Computing giant IBM and researchers in Singapore have developed a molecule class that they have shown help cells resist 11 different viruses, from Ebola to flu.1 Although they are studying whether the polyethyleneimine (PEI)-based ‘antivirus’ polymers could become drugs, they’re initially targeting wipes or detergents for better hygiene.
Bleach and alcohol rapidly evaporate, but antivirus polymers don’t, explains James Hedrick from IBM’s Almaden Research Centre in San Jose, California. ‘The polymers will remain and function until wiped off with water, and there’s much less skin damage,’ he says. This format is limited to viruses that survive outside our bodies in moisture, elaborates Yi Yan Yang from the Institute of Bioengineering and Nanotechnology (IBN) in Singapore. However, it should still stop reproduction of deadly diseases like Ebola and common ones like enterovirus 71, the ‘hand, foot and mouth’ virus often found in childcare centres, she adds.
The approach emerged from IBM’s nanomedicine polymer programme, which builds on research that originally identified materials carrying electrical charges that enabled finer-scale etching of transistors onto silicon chips. In 2011 IBM and IBN adapted these into antibacterial ‘ninja polymers’.2 In that work, positively charged polymers attached to the surface of certain bacteria that, unlike human cells, are negatively charged, disrupting their cell walls and bursting them.
That positive charge is one of three different strategies the new polymer class uses to stop viruses before they enter and hijack cells. It brings PEI-based polymers near to negatively-charged areas, either areas on cells that viruses target, or areas on viruses’ outer surfaces that otherwise attach to and penetrate cells. The second strategy involves mannose sugar groups attached to the PEI polymer backbone that similarly draw it towards both cells and viruses through multiple hydrogen bonding interactions. In the third strategy, amine groups on the polymer neutralise the local acidic environment that viruses need to multiply. The various ways in which these strategies work should mean the polymers still function even if viruses mutate.
Yang and Hedrick’s team tested antivirus polymer compositions against viruses in cultures of isolated cells, finding different mannose contents optimal for the various virus types. Polymers stopped reproduction at lower doses than existing antivirals, notably stopping dengue fever at a fiftieth of the concentration of the drugs used for comparison. Beyond their potency and versatility, the different polymer types were also non-toxic to cells used in the tests.
Macromolecular chemist Greg Tew from the University of Massachusetts in the US says that he’s a ‘big fan of this work and this approach’. ‘Synthetic macromolecular therapeutics, in which the polymer itself is largely responsible for the biological activity, not in which known drugs are attached to a polymer backbone, are likely to provide a new tool for treating human diseases,’ he says. ‘This very early report is a step along that road.’ However, Tew highlights that questions remain, including where else in the body they might have effects.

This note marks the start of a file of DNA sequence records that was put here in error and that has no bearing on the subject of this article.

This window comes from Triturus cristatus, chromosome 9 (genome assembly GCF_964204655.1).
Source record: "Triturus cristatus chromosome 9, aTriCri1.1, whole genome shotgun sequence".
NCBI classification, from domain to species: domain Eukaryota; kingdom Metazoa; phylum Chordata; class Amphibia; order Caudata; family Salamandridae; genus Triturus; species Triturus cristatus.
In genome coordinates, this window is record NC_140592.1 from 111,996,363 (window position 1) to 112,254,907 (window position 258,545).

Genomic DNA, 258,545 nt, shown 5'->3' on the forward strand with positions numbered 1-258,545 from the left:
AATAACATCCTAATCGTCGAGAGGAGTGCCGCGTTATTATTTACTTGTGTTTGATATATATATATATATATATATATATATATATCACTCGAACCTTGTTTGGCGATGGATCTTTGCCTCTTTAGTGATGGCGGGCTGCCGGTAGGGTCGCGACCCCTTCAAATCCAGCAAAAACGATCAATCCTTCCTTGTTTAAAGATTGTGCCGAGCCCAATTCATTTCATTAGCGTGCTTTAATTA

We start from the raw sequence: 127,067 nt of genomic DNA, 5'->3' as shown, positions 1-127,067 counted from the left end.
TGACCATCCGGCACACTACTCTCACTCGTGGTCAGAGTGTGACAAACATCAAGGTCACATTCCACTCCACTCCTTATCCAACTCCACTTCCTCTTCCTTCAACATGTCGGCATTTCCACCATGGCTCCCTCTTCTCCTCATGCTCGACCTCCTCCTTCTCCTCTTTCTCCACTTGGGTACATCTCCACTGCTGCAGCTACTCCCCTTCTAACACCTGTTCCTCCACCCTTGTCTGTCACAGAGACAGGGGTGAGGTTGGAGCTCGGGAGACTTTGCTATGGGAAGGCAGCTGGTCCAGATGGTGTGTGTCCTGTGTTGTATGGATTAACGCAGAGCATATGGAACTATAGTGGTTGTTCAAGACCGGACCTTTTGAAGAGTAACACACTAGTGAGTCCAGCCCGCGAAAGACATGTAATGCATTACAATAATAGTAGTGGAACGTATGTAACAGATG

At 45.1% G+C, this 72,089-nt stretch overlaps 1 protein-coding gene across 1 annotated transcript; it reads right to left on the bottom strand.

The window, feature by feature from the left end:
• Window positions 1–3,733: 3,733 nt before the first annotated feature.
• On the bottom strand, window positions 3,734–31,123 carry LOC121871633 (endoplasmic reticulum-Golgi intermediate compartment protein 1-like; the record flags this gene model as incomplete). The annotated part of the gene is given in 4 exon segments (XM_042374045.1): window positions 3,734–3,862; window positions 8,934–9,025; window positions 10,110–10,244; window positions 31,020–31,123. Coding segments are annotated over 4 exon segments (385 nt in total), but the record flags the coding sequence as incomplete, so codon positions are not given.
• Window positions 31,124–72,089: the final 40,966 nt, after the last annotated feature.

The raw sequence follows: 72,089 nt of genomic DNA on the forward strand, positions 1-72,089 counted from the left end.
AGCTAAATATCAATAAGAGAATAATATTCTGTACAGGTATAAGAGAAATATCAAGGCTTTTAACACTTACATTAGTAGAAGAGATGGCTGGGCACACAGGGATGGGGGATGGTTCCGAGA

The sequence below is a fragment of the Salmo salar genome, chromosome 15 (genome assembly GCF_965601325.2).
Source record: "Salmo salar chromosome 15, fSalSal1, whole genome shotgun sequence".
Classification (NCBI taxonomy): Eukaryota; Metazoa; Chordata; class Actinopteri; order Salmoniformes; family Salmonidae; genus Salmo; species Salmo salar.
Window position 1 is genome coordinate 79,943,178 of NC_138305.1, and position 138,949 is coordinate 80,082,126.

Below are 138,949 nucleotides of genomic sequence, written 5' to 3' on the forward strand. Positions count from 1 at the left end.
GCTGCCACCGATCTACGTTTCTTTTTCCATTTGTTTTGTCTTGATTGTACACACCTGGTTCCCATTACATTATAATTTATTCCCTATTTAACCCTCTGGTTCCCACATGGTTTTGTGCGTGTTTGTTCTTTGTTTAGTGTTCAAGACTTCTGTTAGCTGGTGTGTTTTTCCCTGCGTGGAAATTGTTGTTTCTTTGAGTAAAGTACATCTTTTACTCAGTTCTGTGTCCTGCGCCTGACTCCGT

Similarly, Susan Daniel, from Cornell University in Ithaca, New York, says the approach uses polymer chemistry to tackle the hard problem of how to broadly neutralise viruses ‘cleverly’. Daniel, who studies the chemical kinetics of how viruses bind to cells, highlights this proof-of-concept work is done in well-controlled laboratory model systems. ‘One challenge will be to assess its efficacy in whole animals,’ she stresses, using more realistic virus infection conditions.
The ‘ninja polymer’ antibacterial technology serves as a good example of how much development is needed. Today, five years after first describing them, IBN and IBM are still working on improvements for their use in surgical scrubs or handwashes and drugs. And even a company as large as IBM can’t do the development on its own, Hedrick adds. ‘IBM is not in the business of clinical trials, but we are currently seeking partners to advance this technology including academic collaborations and pharma companies,’ he says.
IBM and IBN have already found academic partners to test the antivirus polymer in animals, Yang reveals. They’re doing tests against herpes with University of Illinois at Chicago researchers, and on hepatitis B with the National University Hospital in Singapore. Animal tests are also helping explore potential difficulties that come in transporting large molecule drugs around patients’ bodies. The bulky polymers can’t move from the gut into the blood like smaller drug molecules do, so would need to be injected straight into the bloodstream. And then, when in our bodies, they often don’t spread out evenly.
‘Based on preliminary data we see consistently high content in the liver, so this brings hope that it should be useful for hepatitis viruses,’ Yang says. ‘We also plan to design the polymer in such a way that we can target specific organs and tissues.’ The scientists are also doing more cell-based tests to see whether their antivirus polymers can fight the growing Zika threat, Yang adds.